Something To Make Us All Happy (The Godfatherecords G.R. 985)
Fillmore East, New York City NY – November 18, 1970
Introduction by Bill Graham, Medicated Goo, Pearly Queen, Empty Pages, Heaven Is In Your Mind, Forty Thousand Headmen, John Barleycorn Must Die, Who Knows What Tomorrow May Bring, Every Mother’s Son, Glad/Freedom Rider, Means To The End, Dear Mr. Fantasy
Steve Winwood – Guitar, Harmonica, Vocals Chris Wood – Piano, sax, flute Jim Capaldi – Drums Ric Grech – Bass
Traffic was one of the great rock bands of the 60’s and 70’s, made all the more legendary by the very few albums that they released. Intriguingly, a concert recording of a great show was supposed to be released, but for reasons unknown the recording was replaced by very different one a few months later. It’s even possible that the album release story is apocryphal, and the tape was just circulating in an era when very few high quality recordings were available. No matter: the November 18, 1970 show by Traffic at Bill Graham’s fabled Fillmore East was a great moment in time, and the infamous tape has now been released by The Godfather Records.
Traffic had formed in 1967, after Steve Winwood had left the Spencer Davis Group. The Spencer Davis were one of England’s best and most successful R&B bands, as hits like “Gimme Some Lovin'” and “Keep On Running” will attest today, as they are still regulars in the oldie playlist. The then-teenage Winwood (born 1948) not only was the lead singer for the Davis group, he also played lead guitar, organ and piano. After a string of great hits, the ever-talented Winwood wanted more, so he left the Spencer Davis Group to “do his own thing.” His own thing was Traffic.
Traffic had four members: Winwood, two guys from a Lancashire group called Deep Feeling, drummer Jim Capaldi and guitarist Dave Mason, and Chris Wood on woodwinds. Traffic’s great innovation was to take a lesson from Sgt. Pepper’s, and not to have a fixed configuration of instruments. Up until Traffic, every band had a certain lineup, usually based on their live configuration–say two guitars, piano, bass and drums, for example–and just about every song on an album was built on that framework. Traffic, however, already had the famous Winwood when they formed, and spent a month in a cottage in the Berkshires “getting it together” (thus starting another trend) and they were a successful recording act before they ever performed.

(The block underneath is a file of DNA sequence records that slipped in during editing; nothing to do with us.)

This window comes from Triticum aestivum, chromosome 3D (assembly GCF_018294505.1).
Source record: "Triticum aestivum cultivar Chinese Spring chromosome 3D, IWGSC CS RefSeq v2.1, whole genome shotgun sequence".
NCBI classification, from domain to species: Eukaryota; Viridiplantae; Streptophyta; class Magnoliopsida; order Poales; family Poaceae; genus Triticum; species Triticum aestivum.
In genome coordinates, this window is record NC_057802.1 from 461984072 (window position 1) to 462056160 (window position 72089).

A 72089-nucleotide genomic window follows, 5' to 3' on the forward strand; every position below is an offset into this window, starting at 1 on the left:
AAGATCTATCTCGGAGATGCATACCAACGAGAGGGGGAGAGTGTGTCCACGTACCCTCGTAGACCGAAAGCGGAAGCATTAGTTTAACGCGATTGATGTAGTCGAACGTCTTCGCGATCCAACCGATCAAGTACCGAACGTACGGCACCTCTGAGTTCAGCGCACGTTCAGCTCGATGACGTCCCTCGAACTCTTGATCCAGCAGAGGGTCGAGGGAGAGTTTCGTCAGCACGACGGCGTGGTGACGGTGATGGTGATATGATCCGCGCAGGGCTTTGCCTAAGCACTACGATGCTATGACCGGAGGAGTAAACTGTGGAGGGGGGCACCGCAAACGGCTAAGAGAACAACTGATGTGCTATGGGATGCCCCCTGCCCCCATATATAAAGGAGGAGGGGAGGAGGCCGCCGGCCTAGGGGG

Traffic’s specific magic was that the members played whatever instruments were appropriate for the track, so every track on their first two albums sounded different. Winwood played organ like Jimmy Smith, piano like Horace Silver, acoustic guitar like an English folkie and electric guitar like a jazzed up Chicago bluesman. He could yell the blues like Ray Charles or croon like Van Morrison, as needed. Did I mention Winwood also played bass? Mason had a completely different lead guitar style than Winwood, and also played bass and some rudimentary sitar, Mason and Capaldi were both good singers and Chris Wood played a variety of woodwinds, and thus every track sounded different. Traffic’s first hit was “Paper Sun,” a sort of Syd Barrett-like pop tune sung by Mason, but the most popular track of their debut album was a double guitar jamfest called “Dear Mr Fantasy.”
Dave Mason had a strange relationship with his band mates, leaving Traffic right before the album was released (called Mr Fantasy in the US), so he was left off the cover, to the confusion of American fans. Mason had rejoined for the second album, entitled Traffic, but then departed again. The second album, released in October 1968. was an even better album than the first, and as FM radio spread across America, Traffic was a staple of every station’s playlist. Traffic had a very successful American tour in 1968 without benefit of a hit.
However, due to Traffic’s approach to recording, they were a very different band in person. Mostly Mason didn’t tour with them, so they were just a trio, leaving them with some tricky work to replicate their amazing recordings, which all depended on overdubs. On stage in 1968, Winwood typically played organ while managing the bass with his feet (using the organ pedals), Capaldi played drums and Wood played flute and sax. Wood would switch to organ or electric bass for those songs where Winwood needed to play electric guitar. Traffic actually sounded pretty good live, but their trio sound was in distinct contrast to their delicate studio constructions.